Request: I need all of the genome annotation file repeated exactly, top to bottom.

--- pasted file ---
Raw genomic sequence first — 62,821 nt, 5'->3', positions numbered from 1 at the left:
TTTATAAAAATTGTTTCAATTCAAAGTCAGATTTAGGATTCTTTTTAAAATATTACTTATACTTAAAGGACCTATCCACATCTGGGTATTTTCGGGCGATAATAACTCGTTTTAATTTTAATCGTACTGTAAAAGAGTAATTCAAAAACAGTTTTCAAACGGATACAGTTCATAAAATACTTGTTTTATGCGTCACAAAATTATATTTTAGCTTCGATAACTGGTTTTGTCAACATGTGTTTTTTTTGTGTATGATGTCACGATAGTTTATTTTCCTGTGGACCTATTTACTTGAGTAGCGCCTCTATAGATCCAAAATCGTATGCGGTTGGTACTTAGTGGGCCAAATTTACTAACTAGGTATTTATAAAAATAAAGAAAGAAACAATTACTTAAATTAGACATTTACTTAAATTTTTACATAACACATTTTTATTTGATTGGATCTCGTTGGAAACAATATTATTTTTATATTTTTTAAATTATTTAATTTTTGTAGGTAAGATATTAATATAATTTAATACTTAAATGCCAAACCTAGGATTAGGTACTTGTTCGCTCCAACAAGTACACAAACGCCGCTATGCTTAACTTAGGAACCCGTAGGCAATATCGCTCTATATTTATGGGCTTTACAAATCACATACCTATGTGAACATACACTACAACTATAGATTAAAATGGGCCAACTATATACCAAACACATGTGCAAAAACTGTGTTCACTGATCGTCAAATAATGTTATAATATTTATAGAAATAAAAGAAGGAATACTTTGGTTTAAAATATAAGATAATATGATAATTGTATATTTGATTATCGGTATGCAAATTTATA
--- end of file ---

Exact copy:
Raw genomic sequence first — 62,821 nt, 5'->3', positions numbered from 1 at the left:
TTTATAAAAATTGTTTCAATTCAAAGTCAGATTTAGGATTCTTTTTAAAATATTACTTATACTTAAAGGACCTATCCACATCTGGGTATTTTCGGGCGATAATAACTCGTTTTAATTTTAATCGTACTGTAAAAGAGTAATTCAAAAACAGTTTTCAAACGGATACAGTTCATAAAATACTTGTTTTATGCGTCACAAAATTATATTTTAGCTTCGATAACTGGTTTTGTCAACATGTGTTTTTTTTGTGTATGATGTCACGATAGTTTATTTTCCTGTGGACCTATTTACTTGAGTAGCGCCTCTATAGATCCAAAATCGTATGCGGTTGGTACTTAGTGGGCCAAATTTACTAACTAGGTATTTATAAAAATAAAGAAAGAAACAATTACTTAAATTAGACATTTACTTAAATTTTTACATAACACATTTTTATTTGATTGGATCTCGTTGGAAACAATATTATTTTTATATTTTTTAAATTATTTAATTTTTGTAGGTAAGATATTAATATAATTTAATACTTAAATGCCAAACCTAGGATTAGGTACTTGTTCGCTCCAACAAGTACACAAACGCCGCTATGCTTAACTTAGGAACCCGTAGGCAATATCGCTCTATATTTATGGGCTTTACAAATCACATACCTATGTGAACATACACTACAACTATAGATTAAAATGGGCCAACTATATACCAAACACATGTGCAAAAACTGTGTTCACTGATCGTCAAATAATGTTATAATATTTATAGAAATAAAAGAAGGAATACTTTGGTTTAAAATATAAGATAATATGATAATTGTATATTTGATTATCGGTATGCAAATTTATA